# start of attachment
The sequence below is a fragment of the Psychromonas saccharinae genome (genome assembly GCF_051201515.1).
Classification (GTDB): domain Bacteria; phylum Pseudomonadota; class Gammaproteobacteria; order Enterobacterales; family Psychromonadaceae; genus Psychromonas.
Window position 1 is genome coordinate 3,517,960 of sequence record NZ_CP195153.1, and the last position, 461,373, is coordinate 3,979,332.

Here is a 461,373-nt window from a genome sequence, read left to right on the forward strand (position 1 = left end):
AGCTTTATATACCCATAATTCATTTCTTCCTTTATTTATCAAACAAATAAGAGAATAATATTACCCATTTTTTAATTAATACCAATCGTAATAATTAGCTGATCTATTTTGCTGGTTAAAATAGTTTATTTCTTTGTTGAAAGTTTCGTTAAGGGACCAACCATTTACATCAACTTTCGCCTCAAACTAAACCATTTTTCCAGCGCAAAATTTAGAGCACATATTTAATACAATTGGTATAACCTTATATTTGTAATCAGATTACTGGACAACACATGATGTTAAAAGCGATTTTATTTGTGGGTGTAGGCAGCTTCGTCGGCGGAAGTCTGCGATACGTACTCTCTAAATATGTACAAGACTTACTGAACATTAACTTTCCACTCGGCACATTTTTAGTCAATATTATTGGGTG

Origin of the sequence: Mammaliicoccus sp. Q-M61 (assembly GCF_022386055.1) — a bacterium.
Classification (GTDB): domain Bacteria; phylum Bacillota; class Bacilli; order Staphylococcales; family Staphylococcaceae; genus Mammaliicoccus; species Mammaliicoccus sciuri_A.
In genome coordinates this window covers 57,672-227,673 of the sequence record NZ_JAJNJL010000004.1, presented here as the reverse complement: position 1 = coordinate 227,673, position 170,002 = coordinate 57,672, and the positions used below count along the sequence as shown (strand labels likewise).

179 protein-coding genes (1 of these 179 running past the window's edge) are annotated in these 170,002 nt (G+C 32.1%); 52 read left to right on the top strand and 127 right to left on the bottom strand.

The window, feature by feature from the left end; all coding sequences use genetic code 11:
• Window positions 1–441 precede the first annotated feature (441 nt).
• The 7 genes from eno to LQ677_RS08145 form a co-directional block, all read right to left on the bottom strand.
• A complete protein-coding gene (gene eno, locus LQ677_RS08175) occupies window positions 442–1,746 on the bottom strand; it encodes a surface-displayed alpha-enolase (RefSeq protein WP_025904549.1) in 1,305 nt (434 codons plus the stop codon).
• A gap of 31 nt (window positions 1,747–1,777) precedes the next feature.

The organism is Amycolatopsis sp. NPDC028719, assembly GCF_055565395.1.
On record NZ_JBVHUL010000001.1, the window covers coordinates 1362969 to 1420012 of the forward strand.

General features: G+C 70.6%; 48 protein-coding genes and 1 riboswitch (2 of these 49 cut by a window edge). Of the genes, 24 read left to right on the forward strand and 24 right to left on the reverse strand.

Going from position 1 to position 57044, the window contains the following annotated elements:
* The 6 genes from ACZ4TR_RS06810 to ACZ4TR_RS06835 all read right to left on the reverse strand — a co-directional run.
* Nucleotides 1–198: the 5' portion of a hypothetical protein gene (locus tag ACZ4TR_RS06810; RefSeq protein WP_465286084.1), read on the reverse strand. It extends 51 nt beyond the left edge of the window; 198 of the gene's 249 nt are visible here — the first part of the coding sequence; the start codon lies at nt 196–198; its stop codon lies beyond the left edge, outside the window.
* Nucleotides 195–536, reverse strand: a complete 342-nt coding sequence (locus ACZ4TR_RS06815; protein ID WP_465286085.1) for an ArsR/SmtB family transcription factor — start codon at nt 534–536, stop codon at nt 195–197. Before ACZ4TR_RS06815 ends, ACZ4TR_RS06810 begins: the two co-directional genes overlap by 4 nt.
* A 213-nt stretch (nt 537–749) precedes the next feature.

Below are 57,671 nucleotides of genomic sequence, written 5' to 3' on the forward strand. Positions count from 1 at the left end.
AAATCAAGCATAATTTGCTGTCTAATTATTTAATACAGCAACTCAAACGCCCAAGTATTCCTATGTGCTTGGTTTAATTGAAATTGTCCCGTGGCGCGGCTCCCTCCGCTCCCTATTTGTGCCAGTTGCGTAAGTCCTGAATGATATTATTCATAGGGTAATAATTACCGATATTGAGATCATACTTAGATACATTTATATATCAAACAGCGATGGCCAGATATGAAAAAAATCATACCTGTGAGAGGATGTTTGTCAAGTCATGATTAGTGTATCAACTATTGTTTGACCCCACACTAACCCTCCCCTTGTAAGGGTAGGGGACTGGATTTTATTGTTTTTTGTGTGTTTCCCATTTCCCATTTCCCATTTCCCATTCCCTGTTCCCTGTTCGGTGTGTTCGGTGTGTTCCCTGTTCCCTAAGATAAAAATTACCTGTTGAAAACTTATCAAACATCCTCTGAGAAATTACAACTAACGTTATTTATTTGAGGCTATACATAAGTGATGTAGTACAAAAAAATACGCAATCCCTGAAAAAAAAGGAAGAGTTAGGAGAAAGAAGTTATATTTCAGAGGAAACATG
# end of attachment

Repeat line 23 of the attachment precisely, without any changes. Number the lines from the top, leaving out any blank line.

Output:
Below are 57,671 nucleotides of genomic sequence, written 5' to 3' on the forward strand. Positions count from 1 at the left end.